Atop of the bridge
6 December 2013
University of Sydney PhD candidate James Reynolds will feature in the TV series Australia Coast interviewed atop of Sydney's iconic Harbour Bridge in the program's upcoming 'Sydney' episode airing Monday 9 December 7.30pm.
The young civil engineer was interviewed for his expert knowledge on the 1920's construction of the bridge affectionately dubbed 'the coat hanger'.
James, a Bachelor of Engineering and a Bachelor of Commerce graduate (first class honours), conducted an in-depth investigation of the bridge's construction techniques as part of his honours year. He says the precision, size and complexity of the Harbour Bridge astounded him.
"When it was completed, it was the second longest bridge of its type in the world, spanning half a kilometre. Without the aid of modern computer design this would have been a very complex task to say the least.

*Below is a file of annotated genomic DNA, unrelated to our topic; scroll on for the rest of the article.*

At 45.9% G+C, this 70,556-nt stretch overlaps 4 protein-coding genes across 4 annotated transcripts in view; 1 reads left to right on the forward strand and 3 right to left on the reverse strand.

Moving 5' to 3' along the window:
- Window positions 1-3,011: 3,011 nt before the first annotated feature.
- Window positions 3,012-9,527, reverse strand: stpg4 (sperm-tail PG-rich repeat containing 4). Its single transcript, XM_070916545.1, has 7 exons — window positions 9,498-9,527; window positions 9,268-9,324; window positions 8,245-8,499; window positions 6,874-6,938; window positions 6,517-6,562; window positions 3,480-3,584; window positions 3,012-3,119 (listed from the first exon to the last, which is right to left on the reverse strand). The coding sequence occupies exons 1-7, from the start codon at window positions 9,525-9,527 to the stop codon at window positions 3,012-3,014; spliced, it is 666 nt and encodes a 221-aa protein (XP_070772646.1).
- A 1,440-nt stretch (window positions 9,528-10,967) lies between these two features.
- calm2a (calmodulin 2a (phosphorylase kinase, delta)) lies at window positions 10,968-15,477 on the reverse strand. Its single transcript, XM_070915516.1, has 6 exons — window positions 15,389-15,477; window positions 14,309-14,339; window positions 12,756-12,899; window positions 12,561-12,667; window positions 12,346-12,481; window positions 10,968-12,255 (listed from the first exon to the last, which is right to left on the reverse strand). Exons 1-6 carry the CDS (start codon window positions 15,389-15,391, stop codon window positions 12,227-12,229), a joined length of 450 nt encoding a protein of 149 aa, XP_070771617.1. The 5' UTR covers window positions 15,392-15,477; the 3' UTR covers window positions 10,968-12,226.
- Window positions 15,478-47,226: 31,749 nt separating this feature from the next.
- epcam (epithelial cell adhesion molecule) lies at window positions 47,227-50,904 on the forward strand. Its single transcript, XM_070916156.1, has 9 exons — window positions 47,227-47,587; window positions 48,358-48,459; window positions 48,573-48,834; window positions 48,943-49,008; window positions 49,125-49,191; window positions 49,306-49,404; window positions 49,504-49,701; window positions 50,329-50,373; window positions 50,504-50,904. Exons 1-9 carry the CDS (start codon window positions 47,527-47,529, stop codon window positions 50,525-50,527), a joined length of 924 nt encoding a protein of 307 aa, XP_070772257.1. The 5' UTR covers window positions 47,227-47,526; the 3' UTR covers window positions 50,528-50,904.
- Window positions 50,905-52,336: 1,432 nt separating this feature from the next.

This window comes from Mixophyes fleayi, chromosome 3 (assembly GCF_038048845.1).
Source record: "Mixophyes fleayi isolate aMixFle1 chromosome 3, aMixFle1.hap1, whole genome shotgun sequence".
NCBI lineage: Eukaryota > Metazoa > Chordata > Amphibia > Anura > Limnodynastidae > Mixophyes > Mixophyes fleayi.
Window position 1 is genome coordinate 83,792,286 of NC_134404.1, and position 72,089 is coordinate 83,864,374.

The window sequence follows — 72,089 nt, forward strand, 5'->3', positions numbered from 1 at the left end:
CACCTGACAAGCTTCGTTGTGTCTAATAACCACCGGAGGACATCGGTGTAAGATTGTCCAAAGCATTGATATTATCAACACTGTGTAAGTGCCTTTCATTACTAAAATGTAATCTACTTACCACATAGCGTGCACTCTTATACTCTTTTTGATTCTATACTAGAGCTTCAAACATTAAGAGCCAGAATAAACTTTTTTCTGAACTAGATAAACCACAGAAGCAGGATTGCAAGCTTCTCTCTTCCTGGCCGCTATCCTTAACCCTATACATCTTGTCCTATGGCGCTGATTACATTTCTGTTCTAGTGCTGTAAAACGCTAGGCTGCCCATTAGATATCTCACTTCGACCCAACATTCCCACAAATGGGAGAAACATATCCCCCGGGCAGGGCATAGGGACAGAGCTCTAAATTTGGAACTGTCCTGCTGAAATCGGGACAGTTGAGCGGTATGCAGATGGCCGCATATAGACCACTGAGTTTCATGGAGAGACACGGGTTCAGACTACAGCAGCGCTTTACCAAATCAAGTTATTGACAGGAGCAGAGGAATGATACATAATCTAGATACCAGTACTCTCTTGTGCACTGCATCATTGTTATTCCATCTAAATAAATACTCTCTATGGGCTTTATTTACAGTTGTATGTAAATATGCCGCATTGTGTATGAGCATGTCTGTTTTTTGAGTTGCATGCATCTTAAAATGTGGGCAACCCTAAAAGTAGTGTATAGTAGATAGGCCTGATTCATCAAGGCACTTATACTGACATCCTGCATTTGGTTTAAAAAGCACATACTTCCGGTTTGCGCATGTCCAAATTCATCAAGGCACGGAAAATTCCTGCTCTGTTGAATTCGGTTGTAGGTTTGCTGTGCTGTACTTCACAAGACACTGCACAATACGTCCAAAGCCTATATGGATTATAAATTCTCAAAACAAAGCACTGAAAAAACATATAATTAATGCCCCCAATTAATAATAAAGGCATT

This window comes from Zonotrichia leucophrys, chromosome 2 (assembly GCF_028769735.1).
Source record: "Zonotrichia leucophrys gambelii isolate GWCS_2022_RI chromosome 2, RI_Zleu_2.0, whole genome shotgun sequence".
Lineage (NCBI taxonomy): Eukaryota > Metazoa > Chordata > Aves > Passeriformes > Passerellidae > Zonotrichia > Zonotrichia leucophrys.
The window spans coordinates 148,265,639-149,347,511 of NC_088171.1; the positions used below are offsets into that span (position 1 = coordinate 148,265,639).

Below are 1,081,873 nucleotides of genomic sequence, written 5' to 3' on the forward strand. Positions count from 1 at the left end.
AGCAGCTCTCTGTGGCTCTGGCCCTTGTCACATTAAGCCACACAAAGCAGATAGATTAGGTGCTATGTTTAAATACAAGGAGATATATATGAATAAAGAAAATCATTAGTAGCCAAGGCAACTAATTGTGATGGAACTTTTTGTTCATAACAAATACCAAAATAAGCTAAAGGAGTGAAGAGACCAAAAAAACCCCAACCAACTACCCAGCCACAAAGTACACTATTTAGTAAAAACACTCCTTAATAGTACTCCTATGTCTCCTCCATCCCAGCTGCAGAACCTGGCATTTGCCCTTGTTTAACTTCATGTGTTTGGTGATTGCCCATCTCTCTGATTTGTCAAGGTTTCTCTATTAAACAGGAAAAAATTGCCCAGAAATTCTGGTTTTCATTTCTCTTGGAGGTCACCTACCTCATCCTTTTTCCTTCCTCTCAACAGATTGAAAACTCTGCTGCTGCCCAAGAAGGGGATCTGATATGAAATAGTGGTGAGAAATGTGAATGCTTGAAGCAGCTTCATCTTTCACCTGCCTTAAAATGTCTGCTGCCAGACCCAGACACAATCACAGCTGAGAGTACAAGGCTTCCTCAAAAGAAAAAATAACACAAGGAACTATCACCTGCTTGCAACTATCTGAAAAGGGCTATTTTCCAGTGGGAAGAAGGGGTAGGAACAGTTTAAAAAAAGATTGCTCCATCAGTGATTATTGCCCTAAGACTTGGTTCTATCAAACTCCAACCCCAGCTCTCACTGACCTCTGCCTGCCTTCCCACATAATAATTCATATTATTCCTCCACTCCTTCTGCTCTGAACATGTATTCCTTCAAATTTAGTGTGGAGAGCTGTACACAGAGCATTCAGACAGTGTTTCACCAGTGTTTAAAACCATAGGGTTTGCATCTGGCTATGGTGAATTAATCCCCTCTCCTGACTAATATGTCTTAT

"When I think about it, the statistics are phenomenal, over 52, 000 tonne of steel and 6 million rivets were used to construct it and the precision and beauty of this structure is a tribute to the workers, the engineer and their families," he says.
James has recently completed a four year PhD project. His research thesis focussed on construction safety and reusable scaffold construction systems.
"I wanted to assist the industry in understanding the complex relationships between components, this involved a probabilistic advanced non-linear analysis of steel scaffold systems to maximise their safety and minimise component use," he says.
"My aim was to developed new analytical and statistical frameworks for the formwork and scaffolding industry. The research also involved derivation of more accurate construction load statistics for future design of formwork."
James says the consequences of failure due to under-design is a major risk to the safety of workers and the general public not to mention the financial cost. His thesis will be published early next year.
Coast Australia is hosted by Scottish archaeologist, Neil Oliver and is currently airing on Foxtel's History Channel on Monday nights. The Australian series filmed earlier this year is modelled on the highly successful British series of a similar name.